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Photos of the Stalwarts on the "RAF range" these lasted quite some time being emplaced between 1985 and 1994 they are shown in these photos in the first half of 2002 shortly after they were heavily bombed in training for Iraq 2.

 

 

 

 

diver99

I bet it's buried on top of the roman villa at otterburn, i'll get my metal detector and shovel.

 

 

Happily I don't think there are any Roman Villas on or even near Otterburn - really shouldn't encourage English Heritage:-(. There are a number of Roman Training Camps on the ranges as are mediheval villages and some old farmsteads -there is even a complete Roman Seige Training Camp at Woden Law which is just over the north west range boundary -so the artillery were there nearly 1800 years ago.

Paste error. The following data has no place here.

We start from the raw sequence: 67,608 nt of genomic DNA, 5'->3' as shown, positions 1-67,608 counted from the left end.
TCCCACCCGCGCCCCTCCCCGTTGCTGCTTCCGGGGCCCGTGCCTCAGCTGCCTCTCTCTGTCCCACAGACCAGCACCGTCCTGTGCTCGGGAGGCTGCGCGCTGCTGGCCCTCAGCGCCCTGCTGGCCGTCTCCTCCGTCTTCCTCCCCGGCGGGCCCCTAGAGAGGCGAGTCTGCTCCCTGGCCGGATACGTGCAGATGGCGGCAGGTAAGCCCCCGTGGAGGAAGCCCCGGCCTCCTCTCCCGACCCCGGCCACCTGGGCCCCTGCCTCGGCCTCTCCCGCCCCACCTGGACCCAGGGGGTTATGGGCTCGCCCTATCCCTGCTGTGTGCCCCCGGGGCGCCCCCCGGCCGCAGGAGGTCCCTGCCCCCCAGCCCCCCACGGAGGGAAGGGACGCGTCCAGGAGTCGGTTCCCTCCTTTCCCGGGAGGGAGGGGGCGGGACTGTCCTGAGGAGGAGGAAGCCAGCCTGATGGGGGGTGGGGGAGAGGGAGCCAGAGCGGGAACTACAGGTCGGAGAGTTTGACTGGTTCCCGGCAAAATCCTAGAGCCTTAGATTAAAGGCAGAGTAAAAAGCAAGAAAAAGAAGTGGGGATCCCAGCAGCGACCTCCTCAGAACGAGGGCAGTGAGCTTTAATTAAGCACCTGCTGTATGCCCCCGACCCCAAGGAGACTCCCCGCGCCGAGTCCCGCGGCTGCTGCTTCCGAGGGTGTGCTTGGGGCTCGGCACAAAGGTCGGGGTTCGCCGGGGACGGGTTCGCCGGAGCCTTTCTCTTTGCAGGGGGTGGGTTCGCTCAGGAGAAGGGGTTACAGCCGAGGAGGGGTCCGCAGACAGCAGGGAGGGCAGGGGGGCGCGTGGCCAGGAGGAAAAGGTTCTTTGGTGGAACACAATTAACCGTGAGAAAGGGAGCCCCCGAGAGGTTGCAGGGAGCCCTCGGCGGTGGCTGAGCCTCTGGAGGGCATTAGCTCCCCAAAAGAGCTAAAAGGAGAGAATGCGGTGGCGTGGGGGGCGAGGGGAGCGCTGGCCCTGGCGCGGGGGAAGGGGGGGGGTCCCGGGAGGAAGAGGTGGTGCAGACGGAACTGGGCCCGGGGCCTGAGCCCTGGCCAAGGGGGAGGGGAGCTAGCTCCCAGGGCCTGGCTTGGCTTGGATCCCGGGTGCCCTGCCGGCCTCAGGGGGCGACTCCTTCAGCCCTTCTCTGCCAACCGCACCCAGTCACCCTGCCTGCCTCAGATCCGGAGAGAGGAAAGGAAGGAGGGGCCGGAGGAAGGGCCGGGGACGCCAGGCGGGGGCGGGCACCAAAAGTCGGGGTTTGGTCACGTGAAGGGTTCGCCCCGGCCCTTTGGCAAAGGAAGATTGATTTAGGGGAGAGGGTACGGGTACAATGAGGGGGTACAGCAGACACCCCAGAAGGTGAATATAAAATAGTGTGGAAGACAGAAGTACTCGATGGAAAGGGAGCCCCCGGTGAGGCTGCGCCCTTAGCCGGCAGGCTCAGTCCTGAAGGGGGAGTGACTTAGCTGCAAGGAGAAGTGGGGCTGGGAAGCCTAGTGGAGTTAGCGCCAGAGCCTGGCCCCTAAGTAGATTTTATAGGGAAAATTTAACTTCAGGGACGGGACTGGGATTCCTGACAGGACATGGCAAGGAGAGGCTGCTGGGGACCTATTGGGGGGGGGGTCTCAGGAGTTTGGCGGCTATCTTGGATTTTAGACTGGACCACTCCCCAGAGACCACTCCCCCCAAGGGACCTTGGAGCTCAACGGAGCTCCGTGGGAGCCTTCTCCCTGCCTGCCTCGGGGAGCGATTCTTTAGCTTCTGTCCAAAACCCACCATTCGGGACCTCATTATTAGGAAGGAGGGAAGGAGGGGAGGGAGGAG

There is another rumour of two/three panther bodies buried at chertsey.

 

Anything possible although I find the idea of burying stuff in what amounts to heath land somewhat weird. -I believe one of the Comets Bovington now owns was used for soil dynamics/technology trials.

 

There is also a story that a WW1 tank or possibly the prototype Nellie (the 1940 trench digger) was abandoned or buried on Chobham common, there is also a persistant rumour that some WW1 tanks buried at Bovington to save them from the scrappers. Most of the burials were discounted until the dis-internment of the tanks at Battlesbury bowl in 1985 and of course the earlier find of the Dorking Covenanter.

 

I've never heard of anything being buried at OTA so you can all keep your spades handy for the snow:cool2:

 

Steve

stalwart 7.jpg

stalwart 8.jpg

stalwart 7.jpg

stalwart 9.jpg

stalwart 8.jpg

stalwart 9.jpg

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I will get back to you on the Roman Villa, i am sure i have a map location or reference from Santuary or some it.